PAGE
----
Try taking the test "What's Your Share of the Global Commons" by Jim Merkel (as homework) to determine the size of your ecological footprint. Compare the size of your footprint with those of people around the world.
Most of us would agree that the disparity in footprint size should be shrunk. But how? The authors say it would take two additional planets to provide all the people of the world with a lifestyle like that of the average American. If you were in charge, what would you do? Since no one is in charge (and thus, we are all partly in charge) what will you do?
In May 2001, the US lost seats on both the UN Human Rights Commission and the International Narcotics Control Board. The New York Times reports that many nations - including U.S. allies in Europe - are angry at the Bush administration for its rejection of the Kyoto greenhouse gas accord and its plans to push ahead with a new missile defense system. President Bush has also refused to ratify the treaty creating an international criminal court, and the US Senate refused to ratify the nuclear test ban treaty. What should the US role be with regards to the various international commons that these treaties seek to address - peace, the rule of law, a viable global environment?
Consider this traditional nursery rhyme. How does it apply today? What commons do you think people 100 years from now will have? Which ones will be lost? What new ones may emerge?
They hang the man and flog the woman
That steal the goose from off the common,
But let the greater villain loose
That steals the common from the goose.
In what ways could commons today provide means for people to make a livelihood, just as the pasture once provided "commoners" with space to graze their sheep and cows, and places to hunt and gather?
The human-made commons
If nature has made any one thing less susceptible than all others of exclusive property, it is the action of the thinking power called an idea, which an individual may exclusively possess as long as he keeps it to himself; but the moment it is divulged, it forces itself into the possession of everyone, and the receiver cannot dispossess himself of it. Its peculiar character, too, is that no one possesses the less, because every other possess the whole of it. He who receives an idea from me, receives instruction himself without lessening mine; as he who lites his taper at mine, receives light without darkening me. That ideas should freely spread from one to another over the globe, for the moral and mutual instruction of man, and improvement of his condition, seems to have been peculiarly and benevolently designed by nature, when she made them, like fire, expansible over all space, without lessening their density at any point, and like the air in which we breathe, move, and have our physical being, incapable of confinement, or exclusive appropriation. Inventions then cannot, in nature, be a subject of property.-Thomas Jefferson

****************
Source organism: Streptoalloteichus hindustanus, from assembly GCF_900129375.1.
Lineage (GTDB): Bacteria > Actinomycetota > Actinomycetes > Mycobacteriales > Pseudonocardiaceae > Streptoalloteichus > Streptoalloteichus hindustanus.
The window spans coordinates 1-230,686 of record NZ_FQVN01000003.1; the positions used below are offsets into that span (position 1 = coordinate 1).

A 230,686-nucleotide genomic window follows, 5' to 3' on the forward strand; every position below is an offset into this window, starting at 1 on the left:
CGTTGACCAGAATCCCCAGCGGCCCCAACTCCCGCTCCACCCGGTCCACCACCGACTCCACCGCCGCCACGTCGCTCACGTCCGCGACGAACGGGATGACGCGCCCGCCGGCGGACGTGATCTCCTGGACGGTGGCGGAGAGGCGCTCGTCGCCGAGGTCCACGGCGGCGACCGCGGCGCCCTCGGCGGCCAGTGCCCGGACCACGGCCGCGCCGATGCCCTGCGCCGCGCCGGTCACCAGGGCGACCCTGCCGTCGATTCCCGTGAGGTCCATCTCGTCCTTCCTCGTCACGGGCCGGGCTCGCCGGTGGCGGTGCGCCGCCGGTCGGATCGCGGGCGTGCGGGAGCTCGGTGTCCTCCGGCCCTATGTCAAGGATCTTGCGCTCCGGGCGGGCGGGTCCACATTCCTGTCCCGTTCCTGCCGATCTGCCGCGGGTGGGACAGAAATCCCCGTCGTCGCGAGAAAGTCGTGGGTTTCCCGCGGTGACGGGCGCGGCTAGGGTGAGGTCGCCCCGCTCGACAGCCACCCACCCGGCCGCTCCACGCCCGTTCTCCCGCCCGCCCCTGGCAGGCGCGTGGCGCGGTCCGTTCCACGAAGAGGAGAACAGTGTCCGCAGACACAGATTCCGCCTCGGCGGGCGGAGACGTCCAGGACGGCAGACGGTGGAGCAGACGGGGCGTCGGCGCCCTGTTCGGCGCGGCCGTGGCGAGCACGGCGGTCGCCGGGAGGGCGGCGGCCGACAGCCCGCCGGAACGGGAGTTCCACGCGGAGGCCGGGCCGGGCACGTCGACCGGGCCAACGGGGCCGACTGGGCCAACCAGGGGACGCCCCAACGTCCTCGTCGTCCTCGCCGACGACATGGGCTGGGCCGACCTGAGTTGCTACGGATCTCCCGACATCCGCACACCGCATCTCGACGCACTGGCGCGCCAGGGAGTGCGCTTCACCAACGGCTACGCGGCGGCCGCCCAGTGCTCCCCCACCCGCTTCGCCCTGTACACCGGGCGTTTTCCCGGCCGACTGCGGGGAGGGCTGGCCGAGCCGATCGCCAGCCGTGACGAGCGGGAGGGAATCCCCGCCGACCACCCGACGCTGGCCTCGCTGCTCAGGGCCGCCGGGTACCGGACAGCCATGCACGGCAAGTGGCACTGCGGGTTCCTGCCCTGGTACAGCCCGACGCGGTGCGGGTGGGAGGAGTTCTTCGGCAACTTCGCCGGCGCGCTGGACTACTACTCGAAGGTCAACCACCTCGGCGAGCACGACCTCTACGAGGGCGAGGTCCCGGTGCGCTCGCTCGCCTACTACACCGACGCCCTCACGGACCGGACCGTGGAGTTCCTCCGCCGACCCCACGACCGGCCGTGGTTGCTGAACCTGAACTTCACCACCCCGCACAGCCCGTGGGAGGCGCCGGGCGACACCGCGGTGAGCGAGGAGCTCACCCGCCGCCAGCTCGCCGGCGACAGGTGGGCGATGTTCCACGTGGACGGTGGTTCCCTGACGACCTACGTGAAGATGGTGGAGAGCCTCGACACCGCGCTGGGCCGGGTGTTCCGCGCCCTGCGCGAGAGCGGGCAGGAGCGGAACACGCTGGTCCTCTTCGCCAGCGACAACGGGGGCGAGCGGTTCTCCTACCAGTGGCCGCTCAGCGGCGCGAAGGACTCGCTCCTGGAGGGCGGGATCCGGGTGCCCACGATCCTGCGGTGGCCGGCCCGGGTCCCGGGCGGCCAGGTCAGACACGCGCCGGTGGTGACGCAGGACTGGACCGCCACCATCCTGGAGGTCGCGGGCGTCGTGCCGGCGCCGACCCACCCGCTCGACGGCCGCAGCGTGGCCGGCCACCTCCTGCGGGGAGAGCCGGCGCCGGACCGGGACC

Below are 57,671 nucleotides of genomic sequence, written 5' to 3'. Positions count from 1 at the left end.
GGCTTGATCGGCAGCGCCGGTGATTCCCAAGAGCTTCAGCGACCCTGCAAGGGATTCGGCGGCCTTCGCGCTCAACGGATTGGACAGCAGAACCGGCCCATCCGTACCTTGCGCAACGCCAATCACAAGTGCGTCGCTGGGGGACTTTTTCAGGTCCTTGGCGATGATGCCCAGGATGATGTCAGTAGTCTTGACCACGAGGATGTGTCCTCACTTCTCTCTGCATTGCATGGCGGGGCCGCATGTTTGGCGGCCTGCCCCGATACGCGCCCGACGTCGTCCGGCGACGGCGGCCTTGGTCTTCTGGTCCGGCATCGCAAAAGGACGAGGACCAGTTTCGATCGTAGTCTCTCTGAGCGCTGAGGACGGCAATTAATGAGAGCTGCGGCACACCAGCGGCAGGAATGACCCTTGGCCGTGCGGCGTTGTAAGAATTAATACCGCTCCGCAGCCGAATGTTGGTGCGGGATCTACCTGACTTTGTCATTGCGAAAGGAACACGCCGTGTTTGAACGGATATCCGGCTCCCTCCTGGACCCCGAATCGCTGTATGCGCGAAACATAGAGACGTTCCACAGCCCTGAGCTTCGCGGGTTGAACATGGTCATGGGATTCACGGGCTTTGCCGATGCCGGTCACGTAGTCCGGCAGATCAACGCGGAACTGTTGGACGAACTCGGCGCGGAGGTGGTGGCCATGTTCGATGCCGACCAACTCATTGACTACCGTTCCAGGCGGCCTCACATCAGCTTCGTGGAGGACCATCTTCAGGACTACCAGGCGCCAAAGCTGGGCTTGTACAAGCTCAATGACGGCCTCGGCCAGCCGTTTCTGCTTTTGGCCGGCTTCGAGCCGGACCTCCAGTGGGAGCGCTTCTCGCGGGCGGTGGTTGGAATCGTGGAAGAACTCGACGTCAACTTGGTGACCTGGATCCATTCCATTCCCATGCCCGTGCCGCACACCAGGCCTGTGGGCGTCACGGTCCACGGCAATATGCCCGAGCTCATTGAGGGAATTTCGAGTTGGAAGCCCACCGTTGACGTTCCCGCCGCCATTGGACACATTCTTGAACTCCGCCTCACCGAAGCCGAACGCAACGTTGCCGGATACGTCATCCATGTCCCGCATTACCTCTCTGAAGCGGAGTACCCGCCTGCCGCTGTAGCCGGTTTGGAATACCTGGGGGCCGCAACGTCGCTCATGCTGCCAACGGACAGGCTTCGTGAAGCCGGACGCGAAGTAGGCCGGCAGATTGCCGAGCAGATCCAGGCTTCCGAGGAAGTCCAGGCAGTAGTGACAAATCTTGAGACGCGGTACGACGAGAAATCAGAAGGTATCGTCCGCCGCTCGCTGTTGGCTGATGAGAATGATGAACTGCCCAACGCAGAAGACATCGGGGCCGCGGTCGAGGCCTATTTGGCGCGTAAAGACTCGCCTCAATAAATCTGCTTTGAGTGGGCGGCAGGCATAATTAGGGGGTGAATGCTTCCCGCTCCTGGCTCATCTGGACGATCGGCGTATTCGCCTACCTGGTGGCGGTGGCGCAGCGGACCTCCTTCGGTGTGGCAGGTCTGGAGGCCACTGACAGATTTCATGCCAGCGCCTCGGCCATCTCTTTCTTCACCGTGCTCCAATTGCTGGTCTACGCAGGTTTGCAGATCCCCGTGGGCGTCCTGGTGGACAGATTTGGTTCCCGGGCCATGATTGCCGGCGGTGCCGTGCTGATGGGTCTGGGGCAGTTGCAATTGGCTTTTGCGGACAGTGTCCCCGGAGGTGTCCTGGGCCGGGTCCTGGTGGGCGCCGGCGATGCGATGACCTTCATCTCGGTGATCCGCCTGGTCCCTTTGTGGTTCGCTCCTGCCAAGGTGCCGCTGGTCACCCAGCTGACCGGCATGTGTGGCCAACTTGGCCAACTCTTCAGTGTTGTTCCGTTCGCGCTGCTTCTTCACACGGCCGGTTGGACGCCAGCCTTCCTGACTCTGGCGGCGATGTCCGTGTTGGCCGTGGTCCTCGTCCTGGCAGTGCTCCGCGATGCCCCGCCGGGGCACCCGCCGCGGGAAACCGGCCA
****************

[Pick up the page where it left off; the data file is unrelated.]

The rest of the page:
In this letter to Isaac McPherson written on August 13, 1813, Thomas Jefferson was confident that an idea could not be owned. Yet today we witness disputes about owning everything from software to music to story characters. In the end, do you think we will conclude that these things cannot be owned? Or is ownership necessary in order to provide a livelihood for creative people?
"The commons" is notoriously hard to define. Jon Rowe describes it as is neither government nor market, but something "more basic." It is, he writes, "the vast realm that is the shared heritage of all of us that we typically use without toll or price." Within that realm he includes language, culture, the internet, stores of human knowledge, peace and quiet, the human genome. (Your group will undoubtedly be able to add others to the list.) Taking the commons your group lists one by one, decide whether, how, and by whom each is being "enclosed" or expropriated by individuals or other entities. What are the consequences?
David Bollier suggests in "The Cornucopia of the Commons" that a gift economy generates wealth and abundance that would otherwise not be available. He uses the example of Linux and other open-source software developed by a global community of programmers who each contributed their piece to the whole. What examples of a gift economy have you noticed in your own life? When does it work and when does it not work? If you want to explore further ...